Heinz Erhardt was born on February 20, 1909 in Riga, Russia. The son of Baltic German Kapellmeister Gustl Erhardt. He lived most of his childhood at his grandparents in Riga, where his grandfather, Paul Nelder, owned a music store. His grandfather also taught him how to play the piano.
After World War I, his father immigrated to Germany. Erhardt lived with his stepmother in Wennigsen near Hanover, where he attended school, until in 1924 he returned to Riga. From 1926 he studied at the Leipzig conservatory; however, Erhardt's wish to become a professional pianist was not supported by his grandparents who wanted him to work as a merchant. In 1935, Erhardt married Gilda Zanetti [1913-1987], daughter of the Italian consul in Saint Petersburg. They had four children: Grit [1936- ], Verena [1940- ], Gero [1943- ], and Marita [1944- ]. Gero Erhardt became a film director and cinematographer, and his grandson, Marek Erhardt [1969- ], became an actor.
While working at his grandfather's business, Erhardt entered the stage as a cabaret artist in several Riga coffee houses, and in 1937 even appeared on German RRG radio. The next year, Erhardt moved to Berlin, where he performed on a Kabarett stage on Kurfürstendammm. The spectacle wearer and non-swimmer Erhardt was drafted into the German Kriegsmarine navy during World War II, but only on the third call-up; he served as a pianist in the Marine orchestra and only handled weapons during his basic training.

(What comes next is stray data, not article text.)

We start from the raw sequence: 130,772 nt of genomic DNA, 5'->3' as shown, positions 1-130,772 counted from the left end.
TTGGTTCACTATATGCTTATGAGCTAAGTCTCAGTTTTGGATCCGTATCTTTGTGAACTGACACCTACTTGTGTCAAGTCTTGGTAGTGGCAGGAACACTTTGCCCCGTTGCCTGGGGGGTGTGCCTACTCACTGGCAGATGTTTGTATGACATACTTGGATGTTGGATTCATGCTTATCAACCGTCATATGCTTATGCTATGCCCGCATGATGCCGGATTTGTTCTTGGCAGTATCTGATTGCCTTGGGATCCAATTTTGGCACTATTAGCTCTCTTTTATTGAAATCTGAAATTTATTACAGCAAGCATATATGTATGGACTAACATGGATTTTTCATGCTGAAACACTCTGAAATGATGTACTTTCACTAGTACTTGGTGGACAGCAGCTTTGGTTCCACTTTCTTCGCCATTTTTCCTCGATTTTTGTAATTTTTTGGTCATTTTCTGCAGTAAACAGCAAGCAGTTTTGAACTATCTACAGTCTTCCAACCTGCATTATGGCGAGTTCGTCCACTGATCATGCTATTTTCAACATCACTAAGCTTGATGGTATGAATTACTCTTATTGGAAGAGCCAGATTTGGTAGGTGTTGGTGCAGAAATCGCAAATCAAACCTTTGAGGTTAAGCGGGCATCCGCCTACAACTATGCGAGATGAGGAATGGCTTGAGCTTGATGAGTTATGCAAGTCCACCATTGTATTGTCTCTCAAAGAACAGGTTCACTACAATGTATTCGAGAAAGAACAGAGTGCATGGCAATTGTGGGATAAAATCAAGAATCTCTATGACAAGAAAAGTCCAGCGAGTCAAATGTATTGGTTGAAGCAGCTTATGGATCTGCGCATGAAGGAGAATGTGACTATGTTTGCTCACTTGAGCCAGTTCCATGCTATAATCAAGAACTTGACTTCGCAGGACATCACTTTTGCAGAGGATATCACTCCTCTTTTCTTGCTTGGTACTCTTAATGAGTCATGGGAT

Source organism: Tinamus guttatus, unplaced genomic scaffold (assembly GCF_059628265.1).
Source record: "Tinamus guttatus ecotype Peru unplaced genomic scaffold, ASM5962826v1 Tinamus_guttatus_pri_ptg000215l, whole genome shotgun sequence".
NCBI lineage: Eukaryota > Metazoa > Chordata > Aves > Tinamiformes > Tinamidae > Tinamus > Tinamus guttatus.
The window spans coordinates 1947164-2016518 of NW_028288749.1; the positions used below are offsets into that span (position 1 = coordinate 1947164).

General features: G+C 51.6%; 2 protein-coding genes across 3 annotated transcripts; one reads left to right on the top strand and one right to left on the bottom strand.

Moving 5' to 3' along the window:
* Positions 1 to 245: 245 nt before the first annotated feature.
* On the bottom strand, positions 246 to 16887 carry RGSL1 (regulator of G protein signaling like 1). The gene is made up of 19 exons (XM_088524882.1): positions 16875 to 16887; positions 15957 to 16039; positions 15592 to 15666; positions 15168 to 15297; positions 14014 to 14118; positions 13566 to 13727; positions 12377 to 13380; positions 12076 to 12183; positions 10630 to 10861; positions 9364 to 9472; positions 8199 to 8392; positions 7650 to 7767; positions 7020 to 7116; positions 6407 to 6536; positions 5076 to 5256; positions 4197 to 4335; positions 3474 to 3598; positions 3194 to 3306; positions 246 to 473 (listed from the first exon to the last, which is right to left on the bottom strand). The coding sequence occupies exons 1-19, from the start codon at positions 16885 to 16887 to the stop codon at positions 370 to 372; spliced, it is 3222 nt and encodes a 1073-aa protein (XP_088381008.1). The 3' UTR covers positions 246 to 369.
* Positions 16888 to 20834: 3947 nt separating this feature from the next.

After the Second World War he moved to Hamburg-Wellingsbüttel and from 1948 worked as a radio presenter at the public NWDR radio station. From then on he became more and more famous for his countless pun poems. Also, he became a popular film actor and a mime. In his films he always played a character that fit his stage persona as an entertainer and comedian. His roles were polite and slightly weird persons typical of the West German Wirtschaftswunder ("economic miracle") era of the 1950s and 1960s. He appeared in two Euro-westerns during this time: “Legacy of the Incas” as Professor Morgenstern and “Rampage at Apache Wells” as Kantor Aurelius Hampel (both 1965).
Heinz Erhardt suffered a stroke in 1971, which left him unable to speak or write. He was limited to reading and understanding the speech of others; these limitations ended his long career as an actor.
He was awarded the Order of Merit of the Federal Republic of Germany (Bundesverdienstkreuz) four days before his death on June 5, 1979 in Hamburg, Germany from a heart attack.
Today we remember Heinz Erhardt on what would have been his 105th birthday.